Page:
Elfyn

Elfyn
Elfyn finished and launched in Ullapool in a gentle south westerly.

Thursday, 25 April 2013

Two Go South

The second of the restored estate boats goes home today. The first, a Frank Knights-built mahogany on oak 16-footer, which needed a complete strip, retimbering and plank repair; the second, an elm-planked 10-footer that had been badly converted from a sailing boat and coated in B&Q shed paint. This, ironically, had probably preserved her until it was time for another strip down and retimbering.


Both are ready to go back in the water and, as a bonus, the owner is arriving today with a few choice cuts of pork from his own pigs. Fair exchange, I would say for all that scraping.


Meanwhile there's another old clinker boat waiting to go in the shed for a pre-season sprucing up.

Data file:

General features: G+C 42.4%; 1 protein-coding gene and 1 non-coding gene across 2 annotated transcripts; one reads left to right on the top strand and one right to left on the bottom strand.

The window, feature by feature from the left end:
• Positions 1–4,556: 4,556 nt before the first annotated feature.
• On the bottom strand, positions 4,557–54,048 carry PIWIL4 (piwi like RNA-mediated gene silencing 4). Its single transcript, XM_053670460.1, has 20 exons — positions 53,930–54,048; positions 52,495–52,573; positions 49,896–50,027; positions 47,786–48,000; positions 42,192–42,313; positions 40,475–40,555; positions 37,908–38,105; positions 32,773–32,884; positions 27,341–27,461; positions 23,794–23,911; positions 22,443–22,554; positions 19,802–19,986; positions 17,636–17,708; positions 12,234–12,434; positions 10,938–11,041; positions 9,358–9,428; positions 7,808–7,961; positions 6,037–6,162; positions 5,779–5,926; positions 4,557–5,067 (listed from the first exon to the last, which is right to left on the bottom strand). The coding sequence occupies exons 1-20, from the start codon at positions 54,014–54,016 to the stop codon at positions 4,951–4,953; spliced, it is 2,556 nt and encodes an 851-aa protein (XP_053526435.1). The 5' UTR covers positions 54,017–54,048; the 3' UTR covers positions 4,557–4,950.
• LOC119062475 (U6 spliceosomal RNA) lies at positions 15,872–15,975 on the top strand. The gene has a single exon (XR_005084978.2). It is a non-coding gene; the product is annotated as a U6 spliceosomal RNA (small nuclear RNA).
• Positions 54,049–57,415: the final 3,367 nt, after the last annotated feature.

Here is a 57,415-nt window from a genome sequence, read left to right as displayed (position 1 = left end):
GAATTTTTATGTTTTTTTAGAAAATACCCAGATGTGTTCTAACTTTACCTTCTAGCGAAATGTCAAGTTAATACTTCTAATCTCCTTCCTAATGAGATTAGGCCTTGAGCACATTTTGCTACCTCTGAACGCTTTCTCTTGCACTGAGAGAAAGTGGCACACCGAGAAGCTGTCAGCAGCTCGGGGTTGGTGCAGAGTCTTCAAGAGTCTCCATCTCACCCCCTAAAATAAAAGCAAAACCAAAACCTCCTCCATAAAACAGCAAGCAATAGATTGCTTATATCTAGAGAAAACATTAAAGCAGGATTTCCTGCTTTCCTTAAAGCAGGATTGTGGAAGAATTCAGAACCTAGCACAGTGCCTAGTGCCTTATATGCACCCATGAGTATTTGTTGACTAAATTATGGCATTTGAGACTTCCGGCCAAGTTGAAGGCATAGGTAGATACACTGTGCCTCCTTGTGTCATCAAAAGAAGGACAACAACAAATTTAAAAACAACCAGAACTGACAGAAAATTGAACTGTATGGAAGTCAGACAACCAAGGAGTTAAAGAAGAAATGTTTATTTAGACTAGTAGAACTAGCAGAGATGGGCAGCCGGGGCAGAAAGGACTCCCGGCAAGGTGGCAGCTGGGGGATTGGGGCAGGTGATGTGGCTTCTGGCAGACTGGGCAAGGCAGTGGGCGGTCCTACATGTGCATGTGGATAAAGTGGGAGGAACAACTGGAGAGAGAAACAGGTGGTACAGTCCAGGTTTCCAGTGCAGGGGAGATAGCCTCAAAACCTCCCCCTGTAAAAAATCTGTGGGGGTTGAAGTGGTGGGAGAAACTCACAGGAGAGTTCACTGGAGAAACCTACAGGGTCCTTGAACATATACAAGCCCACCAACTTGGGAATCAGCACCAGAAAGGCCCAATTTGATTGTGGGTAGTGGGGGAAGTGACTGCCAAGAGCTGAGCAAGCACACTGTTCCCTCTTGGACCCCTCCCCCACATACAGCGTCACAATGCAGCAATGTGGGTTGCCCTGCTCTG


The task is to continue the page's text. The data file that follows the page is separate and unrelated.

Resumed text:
Maybe it's the time of year, but there have been a number of approaches recently for the restoration of old clinker boats, some feasible, some not. I insist on a few photos beforehand and they can be very revealing, and save the expense of a wasted visit. For example, what would you do with a boat like this?


Or this?

Both owners suggested that it might not be impossible to bring them back to life. To which I replied, honestly that "anything is possible, if you are prepared to pay for it". But better by far to take off the lines and build afresh. I fear it is unlikely to happen.

Maybe there are boats worth restoring and others that should be allowed to revert gently to nature, as we all will one day.


1 comment:

  1. I truly admire your work. My husband and I are working to restore a Glen-L Fancy Free. I don't know why anyone would just let a wooden boat go neglected, better to give it away to someone who will show it love. We have photos of our boat when it belonged to the builder (just beautiful), but we are now her forth owner . . . our hope is to get her back to the admired vessel she once was.

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